Some thinking-out-of-the-box emergency criteria that might help prevent the Chinese economy from stalling in the mid or long term are: 1- Abandonment of the Command economy typical of totalitarian communism and adoption of an aggresive market-driven socially-focused inclusive economy. 2- Application of the bulk of the excess Chinese reserves to the acquisition of U.S. industrial equipment & technology and U.S. scientific, technological and administrative masters and doctoral education for a significant fraction their current and coming leaders. 3- Establishment of a private-public Partnership for Development between OECD member countries and developing countries in the Asia-Oceania North-South axis, operating through Development Consortia in each target country, controlled by the private sector, under Japanese leadership, and aimed at funding environmentally friendly direct investments, with both national and foreign capital, for profit, and bringing together the top Japanese broker dealer and other financial companies with their counterparts in the target countries, as well as target country government entities pertinent to holistic development with their multilateral counterparts to ensure the political support required for success. Of course, if one cannot see the Chinese ever accepting Japanese business leadership, or if one does not recognize an emerging long term international economic crisis, then more subttle or ingenious interventions, if any at all were deemed required by one, might suffice.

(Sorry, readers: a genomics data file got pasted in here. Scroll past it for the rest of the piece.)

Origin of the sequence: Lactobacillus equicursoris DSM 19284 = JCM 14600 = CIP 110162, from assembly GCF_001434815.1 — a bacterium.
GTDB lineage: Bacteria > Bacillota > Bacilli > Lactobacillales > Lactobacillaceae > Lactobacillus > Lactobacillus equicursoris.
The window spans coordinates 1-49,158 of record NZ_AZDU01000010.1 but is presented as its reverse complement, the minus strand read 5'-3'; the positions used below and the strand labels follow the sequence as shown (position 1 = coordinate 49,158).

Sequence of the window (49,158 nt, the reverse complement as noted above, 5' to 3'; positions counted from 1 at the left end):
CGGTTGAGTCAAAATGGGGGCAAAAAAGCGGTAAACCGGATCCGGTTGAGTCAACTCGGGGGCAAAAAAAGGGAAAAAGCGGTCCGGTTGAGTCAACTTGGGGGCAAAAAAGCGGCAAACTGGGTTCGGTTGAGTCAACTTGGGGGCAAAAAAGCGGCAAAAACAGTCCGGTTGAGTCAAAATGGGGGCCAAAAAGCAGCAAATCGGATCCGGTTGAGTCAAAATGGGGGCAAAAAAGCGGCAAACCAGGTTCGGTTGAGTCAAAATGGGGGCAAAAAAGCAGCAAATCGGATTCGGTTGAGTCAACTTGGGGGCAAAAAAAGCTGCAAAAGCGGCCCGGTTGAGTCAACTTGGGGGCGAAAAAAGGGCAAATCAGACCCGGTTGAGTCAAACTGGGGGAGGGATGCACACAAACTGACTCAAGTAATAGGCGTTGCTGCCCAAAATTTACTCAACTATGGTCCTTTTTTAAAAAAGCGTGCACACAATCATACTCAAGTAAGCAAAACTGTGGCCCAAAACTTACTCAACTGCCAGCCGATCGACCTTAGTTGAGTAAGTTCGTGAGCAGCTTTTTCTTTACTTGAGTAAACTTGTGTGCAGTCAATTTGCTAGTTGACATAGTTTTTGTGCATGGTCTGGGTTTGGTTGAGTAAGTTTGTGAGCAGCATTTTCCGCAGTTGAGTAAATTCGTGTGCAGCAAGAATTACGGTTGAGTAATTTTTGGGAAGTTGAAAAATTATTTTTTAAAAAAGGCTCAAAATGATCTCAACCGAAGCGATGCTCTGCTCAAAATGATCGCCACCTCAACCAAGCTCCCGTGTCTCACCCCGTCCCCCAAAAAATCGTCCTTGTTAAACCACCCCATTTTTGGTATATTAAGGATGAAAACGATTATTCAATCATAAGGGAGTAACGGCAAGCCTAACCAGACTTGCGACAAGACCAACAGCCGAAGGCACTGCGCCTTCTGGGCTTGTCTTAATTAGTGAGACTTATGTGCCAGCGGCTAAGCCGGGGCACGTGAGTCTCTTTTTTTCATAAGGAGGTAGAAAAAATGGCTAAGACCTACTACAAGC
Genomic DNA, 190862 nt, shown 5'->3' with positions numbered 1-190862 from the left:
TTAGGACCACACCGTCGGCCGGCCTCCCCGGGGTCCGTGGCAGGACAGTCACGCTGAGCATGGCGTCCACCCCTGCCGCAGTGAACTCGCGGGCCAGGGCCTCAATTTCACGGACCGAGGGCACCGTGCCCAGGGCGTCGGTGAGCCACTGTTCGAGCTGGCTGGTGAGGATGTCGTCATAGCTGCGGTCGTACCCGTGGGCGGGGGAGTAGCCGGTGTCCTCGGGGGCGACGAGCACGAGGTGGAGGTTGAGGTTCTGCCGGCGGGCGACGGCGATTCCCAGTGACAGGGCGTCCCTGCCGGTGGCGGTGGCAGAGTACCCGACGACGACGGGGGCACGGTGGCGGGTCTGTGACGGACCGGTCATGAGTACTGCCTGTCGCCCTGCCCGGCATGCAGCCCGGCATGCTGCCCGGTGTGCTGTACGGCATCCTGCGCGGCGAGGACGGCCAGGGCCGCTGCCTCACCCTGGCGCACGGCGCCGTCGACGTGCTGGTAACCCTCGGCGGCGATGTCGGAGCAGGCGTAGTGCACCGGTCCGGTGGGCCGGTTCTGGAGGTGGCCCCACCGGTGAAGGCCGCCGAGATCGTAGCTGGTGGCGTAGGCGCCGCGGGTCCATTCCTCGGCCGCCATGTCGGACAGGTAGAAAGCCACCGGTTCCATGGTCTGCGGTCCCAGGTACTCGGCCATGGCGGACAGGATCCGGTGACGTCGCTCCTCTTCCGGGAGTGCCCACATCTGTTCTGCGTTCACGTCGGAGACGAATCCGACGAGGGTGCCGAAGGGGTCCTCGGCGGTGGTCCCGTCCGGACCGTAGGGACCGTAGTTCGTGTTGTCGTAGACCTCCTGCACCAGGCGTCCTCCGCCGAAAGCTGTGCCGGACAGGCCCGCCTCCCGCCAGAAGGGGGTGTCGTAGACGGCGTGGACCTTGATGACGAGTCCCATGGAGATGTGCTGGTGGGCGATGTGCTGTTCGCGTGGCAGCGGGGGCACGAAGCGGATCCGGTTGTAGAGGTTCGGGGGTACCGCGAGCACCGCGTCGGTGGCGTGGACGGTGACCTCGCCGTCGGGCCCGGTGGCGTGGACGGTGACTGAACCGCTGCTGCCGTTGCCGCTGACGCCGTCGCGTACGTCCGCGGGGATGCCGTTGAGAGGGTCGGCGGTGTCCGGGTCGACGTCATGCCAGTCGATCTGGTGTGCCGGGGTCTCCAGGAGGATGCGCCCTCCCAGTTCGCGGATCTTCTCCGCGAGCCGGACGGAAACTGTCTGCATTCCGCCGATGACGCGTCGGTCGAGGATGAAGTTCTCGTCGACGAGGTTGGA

3. Portrait of Pingfan Hong

    CommentedPingfan Hong

    "But many of the BRICS, along with some other emerging economies, may hit a thick wall, with growth and financial markets taking a serious beating":there are only five countries in BRICS, how "many" of them will hit a thick wall? Contrarian investmentors may take a cue from this article: it is probably right time to buy emerging economies.

  4. CommentedProcyon Mukherjee

    There is nothing common in the ensemble coined 'Emerging market paradise', and each one is 'unhappy in its own way'. India for example, with all its potential in demographic 'dividends', is now trapped in a situation of high-inflation and current account deficit where most of the States are entrenched in a fiscally irresponsible quagmire, while the polity is engaged in a bickering where no policy can be actually implemented on the ground from land acquisition to mining or starting of new projects where approvals and clearances are needed from scores of government offices. The common man is reduced to a residual claimant of state subsidies and the diminished dignity of crossing the Poverty Line is lauded as an achievement where the 'line' itself is deplorable, such is the rigor of a morally demanding subsistence level of consumption in the country.

  5. CommentedEdward Ponderer

    It behooves me once again to point out that the world is round and globalizing rapidly. Interdependence leads toward deterministic chaos and the greater and greater deviation from top-down first-order economic models and their relatively simple dynamics.

    The only "economist" that will eventually be able to "say" anything reasonably meaningful at any realistic detail will be Global humanity itself if it can establish the correct human mutually responsible relationships to obtain a homeostatic mapping across the globe.